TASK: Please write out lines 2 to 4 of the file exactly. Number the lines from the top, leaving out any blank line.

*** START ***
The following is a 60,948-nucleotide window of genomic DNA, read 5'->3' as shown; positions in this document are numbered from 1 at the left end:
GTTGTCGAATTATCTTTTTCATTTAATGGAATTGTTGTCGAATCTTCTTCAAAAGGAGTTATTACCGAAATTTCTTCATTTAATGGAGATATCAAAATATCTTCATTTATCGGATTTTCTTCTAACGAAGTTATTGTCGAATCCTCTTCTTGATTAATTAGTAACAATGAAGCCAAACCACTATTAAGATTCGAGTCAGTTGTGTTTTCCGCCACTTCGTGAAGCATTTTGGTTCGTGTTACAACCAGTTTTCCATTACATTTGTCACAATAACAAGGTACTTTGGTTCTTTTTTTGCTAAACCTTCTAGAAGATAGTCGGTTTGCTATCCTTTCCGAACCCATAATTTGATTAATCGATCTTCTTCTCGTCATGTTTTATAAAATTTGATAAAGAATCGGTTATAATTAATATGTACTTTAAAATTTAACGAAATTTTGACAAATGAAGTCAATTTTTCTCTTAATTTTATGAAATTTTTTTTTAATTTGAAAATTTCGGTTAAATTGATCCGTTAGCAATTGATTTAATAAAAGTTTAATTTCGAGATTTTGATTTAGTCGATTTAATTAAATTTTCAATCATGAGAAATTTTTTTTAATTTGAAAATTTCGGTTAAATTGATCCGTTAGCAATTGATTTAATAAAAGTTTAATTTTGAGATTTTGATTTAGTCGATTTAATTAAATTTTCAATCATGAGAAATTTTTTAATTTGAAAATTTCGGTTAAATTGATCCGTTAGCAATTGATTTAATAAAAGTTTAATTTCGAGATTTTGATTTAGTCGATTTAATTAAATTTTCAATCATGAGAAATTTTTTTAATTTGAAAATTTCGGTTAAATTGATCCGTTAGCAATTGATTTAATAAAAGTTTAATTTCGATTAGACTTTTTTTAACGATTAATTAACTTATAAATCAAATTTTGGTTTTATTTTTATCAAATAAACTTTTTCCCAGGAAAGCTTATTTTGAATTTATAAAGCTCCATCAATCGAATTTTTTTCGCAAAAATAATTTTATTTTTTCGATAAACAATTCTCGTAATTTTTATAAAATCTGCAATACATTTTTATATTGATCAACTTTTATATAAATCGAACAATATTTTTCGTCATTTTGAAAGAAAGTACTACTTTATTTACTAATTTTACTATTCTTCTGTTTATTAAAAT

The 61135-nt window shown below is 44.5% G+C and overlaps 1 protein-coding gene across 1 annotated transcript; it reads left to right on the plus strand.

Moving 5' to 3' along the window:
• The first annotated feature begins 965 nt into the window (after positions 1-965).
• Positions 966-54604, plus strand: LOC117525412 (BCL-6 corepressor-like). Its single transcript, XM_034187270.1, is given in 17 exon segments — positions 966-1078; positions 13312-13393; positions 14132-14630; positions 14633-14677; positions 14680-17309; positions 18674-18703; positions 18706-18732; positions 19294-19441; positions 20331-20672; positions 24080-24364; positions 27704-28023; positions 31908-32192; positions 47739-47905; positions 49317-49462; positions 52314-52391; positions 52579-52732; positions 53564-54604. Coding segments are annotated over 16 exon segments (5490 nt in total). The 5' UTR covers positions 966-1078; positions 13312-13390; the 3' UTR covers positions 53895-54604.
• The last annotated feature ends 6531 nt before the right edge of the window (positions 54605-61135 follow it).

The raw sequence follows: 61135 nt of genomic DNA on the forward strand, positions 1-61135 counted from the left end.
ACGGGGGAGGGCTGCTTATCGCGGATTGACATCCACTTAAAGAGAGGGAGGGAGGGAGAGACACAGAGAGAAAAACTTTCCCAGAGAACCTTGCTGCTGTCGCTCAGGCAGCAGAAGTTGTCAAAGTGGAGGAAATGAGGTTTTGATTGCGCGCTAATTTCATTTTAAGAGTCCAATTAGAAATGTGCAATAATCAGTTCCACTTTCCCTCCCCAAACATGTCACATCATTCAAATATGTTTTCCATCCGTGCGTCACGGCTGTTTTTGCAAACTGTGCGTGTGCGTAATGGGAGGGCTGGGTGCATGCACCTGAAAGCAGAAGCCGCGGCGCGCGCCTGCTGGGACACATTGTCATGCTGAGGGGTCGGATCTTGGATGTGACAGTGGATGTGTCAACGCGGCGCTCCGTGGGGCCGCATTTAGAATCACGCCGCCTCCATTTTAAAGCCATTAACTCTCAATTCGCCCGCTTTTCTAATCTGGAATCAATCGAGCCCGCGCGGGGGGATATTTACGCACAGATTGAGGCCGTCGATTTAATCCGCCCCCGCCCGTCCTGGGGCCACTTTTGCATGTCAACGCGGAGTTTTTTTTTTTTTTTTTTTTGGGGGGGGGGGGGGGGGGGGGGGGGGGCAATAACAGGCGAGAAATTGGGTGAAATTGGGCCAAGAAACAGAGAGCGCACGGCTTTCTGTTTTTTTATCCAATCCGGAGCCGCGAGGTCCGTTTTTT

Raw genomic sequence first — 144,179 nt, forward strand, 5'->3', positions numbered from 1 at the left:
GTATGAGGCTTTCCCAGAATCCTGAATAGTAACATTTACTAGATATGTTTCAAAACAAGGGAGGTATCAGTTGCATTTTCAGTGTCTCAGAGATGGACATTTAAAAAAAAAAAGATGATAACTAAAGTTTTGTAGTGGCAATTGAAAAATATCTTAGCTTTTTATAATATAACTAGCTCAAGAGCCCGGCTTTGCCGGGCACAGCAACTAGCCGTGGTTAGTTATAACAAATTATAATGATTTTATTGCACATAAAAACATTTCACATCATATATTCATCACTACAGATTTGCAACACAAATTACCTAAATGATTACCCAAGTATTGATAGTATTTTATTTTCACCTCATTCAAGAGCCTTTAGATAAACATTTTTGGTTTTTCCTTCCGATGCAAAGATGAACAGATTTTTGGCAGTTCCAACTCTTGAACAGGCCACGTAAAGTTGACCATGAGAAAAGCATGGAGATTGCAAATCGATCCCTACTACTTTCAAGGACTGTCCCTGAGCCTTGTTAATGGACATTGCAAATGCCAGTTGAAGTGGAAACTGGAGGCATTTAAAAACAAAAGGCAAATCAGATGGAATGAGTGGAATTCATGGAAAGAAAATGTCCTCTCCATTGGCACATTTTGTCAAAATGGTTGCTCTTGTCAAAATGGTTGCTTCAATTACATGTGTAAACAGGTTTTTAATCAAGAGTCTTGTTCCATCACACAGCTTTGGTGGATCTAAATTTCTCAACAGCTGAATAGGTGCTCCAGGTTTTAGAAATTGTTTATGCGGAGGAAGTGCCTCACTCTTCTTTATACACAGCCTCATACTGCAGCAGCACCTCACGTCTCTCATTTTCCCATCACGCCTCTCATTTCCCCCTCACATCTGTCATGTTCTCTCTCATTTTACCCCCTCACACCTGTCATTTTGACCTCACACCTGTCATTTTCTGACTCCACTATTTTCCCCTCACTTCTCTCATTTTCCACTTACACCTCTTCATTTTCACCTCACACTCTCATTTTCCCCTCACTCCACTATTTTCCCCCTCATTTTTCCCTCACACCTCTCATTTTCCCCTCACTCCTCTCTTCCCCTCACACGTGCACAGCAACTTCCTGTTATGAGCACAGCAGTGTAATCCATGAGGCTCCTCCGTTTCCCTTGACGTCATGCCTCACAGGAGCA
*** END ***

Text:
GTTGTCGAATTATCTTTTTCATTTAATGGAATTGTTGTCGAATCTTCTTCAAAAGGAGTTATTACCGAAATTTCTTCATTTAATGGAGATATCAAAATATCTTCATTTATCGGATTTTCTTCTAACGAAGTTATTGTCGAATCCTCTTCTTGATTAATTAGTAACAATGAAGCCAAACCACTATTAAGATTCGAGTCAGTTGTGTTTTCCGCCACTTCGTGAAGCATTTTGGTTCGTGTTACAACCAGTTTTCCATTACATTTGTCACAATAACAAGGTACTTTGGTTCTTTTTTTGCTAAACCTTCTAGAAGATAGTCGGTTTGCTATCCTTTCCGAACCCATAATTTGATTAATCGATCTTCTTCTCGTCATGTTTTATAAAATTTGATAAAGAATCGGTTATAATTAATATGTACTTTAAAATTTAACGAAATTTTGACAAATGAAGTCAATTTTTCTCTTAATTTTATGAAATTTTTTTTTAATTTGAAAATTTCGGTTAAATTGATCCGTTAGCAATTGATTTAATAAAAGTTTAATTTCGAGATTTTGATTTAGTCGATTTAATTAAATTTTCAATCATGAGAAATTTTTTTTAATTTGAAAATTTCGGTTAAATTGATCCGTTAGCAATTGATTTAATAAAAGTTTAATTTTGAGATTTTGATTTAGTCGATTTAATTAAATTTTCAATCATGAGAAATTTTTTAATTTGAAAATTTCGGTTAAATTGATCCGTTAGCAATTGATTTAATAAAAGTTTAATTTCGAGATTTTGATTTAGTCGATTTAATTAAATTTTCAATCATGAGAAATTTTTTTAATTTGAAAATTTCGGTTAAATTGATCCGTTAGCAATTGATTTAATAAAAGTTTAATTTCGATTAGACTTTTTTTAACGATTAATTAACTTATAAATCAAATTTTGGTTTTATTTTTATCAAATAAACTTTTTCCCAGGAAAGCTTATTTTGAATTTATAAAGCTCCATCAATCGAATTTTTTTCGCAAAAATAATTTTATTTTTTCGATAAACAATTCTCGTAATTTTTATAAAATCTGCAATACATTTTTATATTGATCAACTTTTATATAAATCGAACAATATTTTTCGTCATTTTGAAAGAAAGTACTACTTTATTTACTAATTTTACTATTCTTCTGTTTATTAAAAT

The 61135-nt window shown below is 44.5% G+C and overlaps 1 protein-coding gene across 1 annotated transcript; it reads left to right on the plus strand.

Moving 5' to 3' along the window: